Is the above screenshot from Darksiders II or Shadow of the Colossus? Who knows?
I hate starting off the review so negatively, because overall, I really loved this game, and it’s out of this love that I wish developer Vigil Games would try harder to be a little more original. Surprisingly, it’s not the combat, loot, monsters, or story that ended up being my favorite thing about this game. It was the music. The soundtrack here, courtesy of the immensely talented Jesper Kyd, is easily one of my favorite video game soundtracks of all time. It’s fantastic. Kyd successfully manages to flow between epic, sweeping orchestral scores and more ambient, even haunting tracks. It’s in your face when it needs to be, then it fades into the background, if only so it can jump back into your welcoming ears to remind you just how good it is.
I was ready to be critical about the loot, because really, loot is one of those things that’s difficult to get right, especially on your first go. Now, I’m not saying it’s perfect, because I threw away a lot of crap, and it would’ve been nice to see more unique bonuses and special abilities on the gear, maybe even sets of gear you can collect for more powerful bonuses, but as it is, it’s more than satisfying. You have your common weapons, followed by the enchanted and rarer unique items, but my favorite are the possessed weapons. These things require you to sacrifice your other equipment to make them stronger, and most of the time it’s worth it.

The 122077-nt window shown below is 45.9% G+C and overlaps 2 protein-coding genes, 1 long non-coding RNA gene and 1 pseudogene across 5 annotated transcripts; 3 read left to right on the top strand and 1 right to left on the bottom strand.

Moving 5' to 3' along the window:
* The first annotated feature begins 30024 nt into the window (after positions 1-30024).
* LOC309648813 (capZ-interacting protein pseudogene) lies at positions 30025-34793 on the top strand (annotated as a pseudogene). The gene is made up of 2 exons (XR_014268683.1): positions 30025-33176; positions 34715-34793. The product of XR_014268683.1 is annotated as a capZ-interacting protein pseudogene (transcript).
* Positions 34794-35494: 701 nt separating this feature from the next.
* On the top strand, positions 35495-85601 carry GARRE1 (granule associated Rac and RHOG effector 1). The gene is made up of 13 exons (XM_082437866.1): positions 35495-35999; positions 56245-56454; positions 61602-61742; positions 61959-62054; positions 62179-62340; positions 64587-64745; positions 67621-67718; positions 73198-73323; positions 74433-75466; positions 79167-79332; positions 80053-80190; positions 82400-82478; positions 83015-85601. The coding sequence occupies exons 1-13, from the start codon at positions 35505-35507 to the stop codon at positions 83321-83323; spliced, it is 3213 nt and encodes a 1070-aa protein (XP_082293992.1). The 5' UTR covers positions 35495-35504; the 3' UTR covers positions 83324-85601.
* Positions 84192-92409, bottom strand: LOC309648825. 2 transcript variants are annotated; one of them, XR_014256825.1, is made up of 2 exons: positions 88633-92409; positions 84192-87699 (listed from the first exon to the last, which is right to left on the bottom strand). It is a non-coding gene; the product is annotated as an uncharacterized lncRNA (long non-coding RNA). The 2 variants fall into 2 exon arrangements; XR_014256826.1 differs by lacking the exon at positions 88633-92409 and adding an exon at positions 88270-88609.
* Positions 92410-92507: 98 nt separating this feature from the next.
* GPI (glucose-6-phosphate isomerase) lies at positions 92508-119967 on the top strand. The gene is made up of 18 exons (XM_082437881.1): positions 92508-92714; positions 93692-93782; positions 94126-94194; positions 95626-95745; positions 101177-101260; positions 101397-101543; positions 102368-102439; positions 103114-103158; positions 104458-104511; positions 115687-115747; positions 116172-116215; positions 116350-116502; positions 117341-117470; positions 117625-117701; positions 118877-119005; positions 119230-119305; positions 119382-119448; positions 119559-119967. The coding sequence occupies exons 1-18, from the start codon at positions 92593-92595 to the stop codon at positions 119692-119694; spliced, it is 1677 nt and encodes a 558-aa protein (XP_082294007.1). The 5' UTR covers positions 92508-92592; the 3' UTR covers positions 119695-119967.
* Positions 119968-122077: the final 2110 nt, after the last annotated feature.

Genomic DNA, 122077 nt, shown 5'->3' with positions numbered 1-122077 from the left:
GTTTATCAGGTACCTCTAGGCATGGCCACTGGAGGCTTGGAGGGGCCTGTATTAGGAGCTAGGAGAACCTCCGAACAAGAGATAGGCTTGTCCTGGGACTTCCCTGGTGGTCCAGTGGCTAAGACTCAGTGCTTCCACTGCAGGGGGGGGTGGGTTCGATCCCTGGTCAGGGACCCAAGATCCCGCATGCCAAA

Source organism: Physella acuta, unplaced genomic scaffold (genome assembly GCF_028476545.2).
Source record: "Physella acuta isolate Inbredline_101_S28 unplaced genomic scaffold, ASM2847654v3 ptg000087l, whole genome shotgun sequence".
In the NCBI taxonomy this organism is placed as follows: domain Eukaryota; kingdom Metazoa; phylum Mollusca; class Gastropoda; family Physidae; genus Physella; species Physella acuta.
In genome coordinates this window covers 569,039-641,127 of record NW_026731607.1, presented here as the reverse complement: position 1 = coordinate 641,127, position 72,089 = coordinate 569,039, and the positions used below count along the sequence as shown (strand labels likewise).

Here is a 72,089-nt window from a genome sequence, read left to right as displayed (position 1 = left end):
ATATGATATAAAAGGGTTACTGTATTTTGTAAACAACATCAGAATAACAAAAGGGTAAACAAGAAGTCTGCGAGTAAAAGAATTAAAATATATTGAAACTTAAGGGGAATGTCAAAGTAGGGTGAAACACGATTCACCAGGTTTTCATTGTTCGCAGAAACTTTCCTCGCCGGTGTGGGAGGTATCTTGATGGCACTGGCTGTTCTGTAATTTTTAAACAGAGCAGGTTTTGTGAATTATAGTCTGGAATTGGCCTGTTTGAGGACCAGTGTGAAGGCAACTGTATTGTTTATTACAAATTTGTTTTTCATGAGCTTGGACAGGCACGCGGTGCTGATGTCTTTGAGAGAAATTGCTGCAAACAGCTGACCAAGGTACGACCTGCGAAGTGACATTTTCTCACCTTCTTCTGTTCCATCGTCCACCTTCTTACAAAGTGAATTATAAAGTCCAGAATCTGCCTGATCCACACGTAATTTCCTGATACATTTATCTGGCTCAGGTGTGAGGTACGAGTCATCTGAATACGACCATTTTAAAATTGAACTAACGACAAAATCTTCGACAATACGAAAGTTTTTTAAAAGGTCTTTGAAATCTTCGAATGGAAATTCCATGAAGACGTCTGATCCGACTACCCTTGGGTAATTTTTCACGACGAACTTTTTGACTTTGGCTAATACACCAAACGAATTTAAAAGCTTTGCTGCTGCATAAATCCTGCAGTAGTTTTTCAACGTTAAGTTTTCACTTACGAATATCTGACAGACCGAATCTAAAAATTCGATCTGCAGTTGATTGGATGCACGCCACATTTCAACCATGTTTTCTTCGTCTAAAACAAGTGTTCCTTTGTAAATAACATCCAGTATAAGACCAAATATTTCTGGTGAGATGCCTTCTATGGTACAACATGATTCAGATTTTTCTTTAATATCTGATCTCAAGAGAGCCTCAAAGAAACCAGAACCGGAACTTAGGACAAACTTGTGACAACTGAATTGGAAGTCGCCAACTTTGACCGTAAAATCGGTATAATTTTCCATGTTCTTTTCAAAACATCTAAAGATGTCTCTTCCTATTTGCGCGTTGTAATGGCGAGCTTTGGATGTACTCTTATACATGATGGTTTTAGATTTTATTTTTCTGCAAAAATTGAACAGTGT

The first Darksiders took the hub world approach to world design where you would return to a familiar area to refuel before you set off on your adventures. The sequel is very much an open-world game that lets you freely explore wherever you damn well please. A neat little addition are the dungeons that have been sprinkled about the game world, where you can fight powerful bosses and plunder their loot. Just be careful, because you can go wherever you want in a world you’ve unlocked–in Darksiders II there are several worlds connected by portals–you also run the risk of going somewhere you’re not prepared to be in. On more than one occasion I tried to beat down a boss only to get swatted like a fly.